The Obama-Biden Fundraising Juggernaut

Obama For America Fundraising Totals.jpg

Obama Campaign Manager Jim Messina, who can have a tough edge, comes off as nearly warm and fuzzy in this fascinating video expose revealing details -- ranging from money raised to numbers of donors to the architecture of the national effort - of the Obama-Biden campaign.

Messina says that in reconnecting with supporters from the campaign four years ago, Obama's election operatives have already arranged 31,000 face to face meetings and more than 290,000 conversations.  There have been more than 650 grass roots sessions organized with dozens of online meetings.  Obama's operation, called Obama for America -- which is the primary vehicle to push the reelection of Obama and VP Joe Biden -- now has 60 field offices.

The combined operation of Obama for America and the Obama Victory Fund (which shares costs and receipts with the Democratic National Committee) saw 552,462 people making more than 680,000 donations -- of which the average amount was $69.  98% of the donations made were less than $250.

Messina says that at this point in the campaign, this is the largest grass movement support for a campaign in American history.

The total Obama-Biden take this past quarter was $86 million.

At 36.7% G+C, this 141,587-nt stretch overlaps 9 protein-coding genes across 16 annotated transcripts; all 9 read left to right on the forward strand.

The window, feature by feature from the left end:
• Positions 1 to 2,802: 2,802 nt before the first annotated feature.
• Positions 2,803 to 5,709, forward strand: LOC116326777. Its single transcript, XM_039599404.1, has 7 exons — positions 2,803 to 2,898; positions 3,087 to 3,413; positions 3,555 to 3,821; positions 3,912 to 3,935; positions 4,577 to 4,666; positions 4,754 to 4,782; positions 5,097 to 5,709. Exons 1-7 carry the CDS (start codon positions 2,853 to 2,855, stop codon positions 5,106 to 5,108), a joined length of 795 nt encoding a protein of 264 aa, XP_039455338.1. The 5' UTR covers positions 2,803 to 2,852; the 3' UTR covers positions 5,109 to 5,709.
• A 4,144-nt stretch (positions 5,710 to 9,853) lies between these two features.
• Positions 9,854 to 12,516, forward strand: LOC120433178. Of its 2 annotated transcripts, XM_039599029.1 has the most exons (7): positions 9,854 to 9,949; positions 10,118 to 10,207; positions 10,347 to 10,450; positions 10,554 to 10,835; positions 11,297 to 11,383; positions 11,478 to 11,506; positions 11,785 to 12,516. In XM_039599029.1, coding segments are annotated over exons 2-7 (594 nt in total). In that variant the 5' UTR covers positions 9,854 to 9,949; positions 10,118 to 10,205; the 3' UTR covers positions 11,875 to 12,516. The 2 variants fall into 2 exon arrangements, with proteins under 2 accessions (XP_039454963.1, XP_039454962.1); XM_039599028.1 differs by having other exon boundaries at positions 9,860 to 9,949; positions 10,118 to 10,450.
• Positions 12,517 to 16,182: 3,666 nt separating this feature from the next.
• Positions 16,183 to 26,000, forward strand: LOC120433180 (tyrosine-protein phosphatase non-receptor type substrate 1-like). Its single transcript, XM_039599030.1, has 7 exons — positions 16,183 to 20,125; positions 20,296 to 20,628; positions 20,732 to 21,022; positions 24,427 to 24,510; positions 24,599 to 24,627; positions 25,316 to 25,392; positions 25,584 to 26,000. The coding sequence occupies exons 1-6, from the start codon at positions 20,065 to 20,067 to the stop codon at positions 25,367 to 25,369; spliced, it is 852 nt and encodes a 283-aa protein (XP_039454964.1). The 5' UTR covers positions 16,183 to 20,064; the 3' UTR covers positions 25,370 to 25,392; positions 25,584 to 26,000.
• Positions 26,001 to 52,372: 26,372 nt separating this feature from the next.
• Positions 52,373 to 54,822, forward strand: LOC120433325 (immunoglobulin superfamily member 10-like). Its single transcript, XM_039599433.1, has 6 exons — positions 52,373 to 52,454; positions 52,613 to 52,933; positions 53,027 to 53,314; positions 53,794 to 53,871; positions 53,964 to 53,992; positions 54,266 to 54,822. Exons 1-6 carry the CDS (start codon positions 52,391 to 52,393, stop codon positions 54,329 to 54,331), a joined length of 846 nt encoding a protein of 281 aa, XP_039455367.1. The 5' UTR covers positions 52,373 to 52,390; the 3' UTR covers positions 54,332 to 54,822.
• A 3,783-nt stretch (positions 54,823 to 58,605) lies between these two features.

$47 million of that came through Obama for America, and $38 million from the DNC-shared Obama Victory Fund. (seems like there is a missing million on the edges in there somewhere)

As PoliticalWire's Taegan Goddard points out this morning, the combined haul of Mitt Romney, Ron Paul, Tim Pawlenty, Jon Huntsman and Newt Gingrich was just $33.1 million.

Ouch.

Presented by

Steve Clemons is Washington editor at large for The Atlantic and editor of Atlantic Live. He writes frequently about politics and foreign affairs. More

Clemons is a senior fellow and the founder of the American Strategy Program at the New America Foundation, a centrist think tank in Washington, D.C., where he previously served as executive vice president. He writes and speaks frequently about the D.C. political scene, foreign policy, and national security issues, as well as domestic and global economic-policy challenges.

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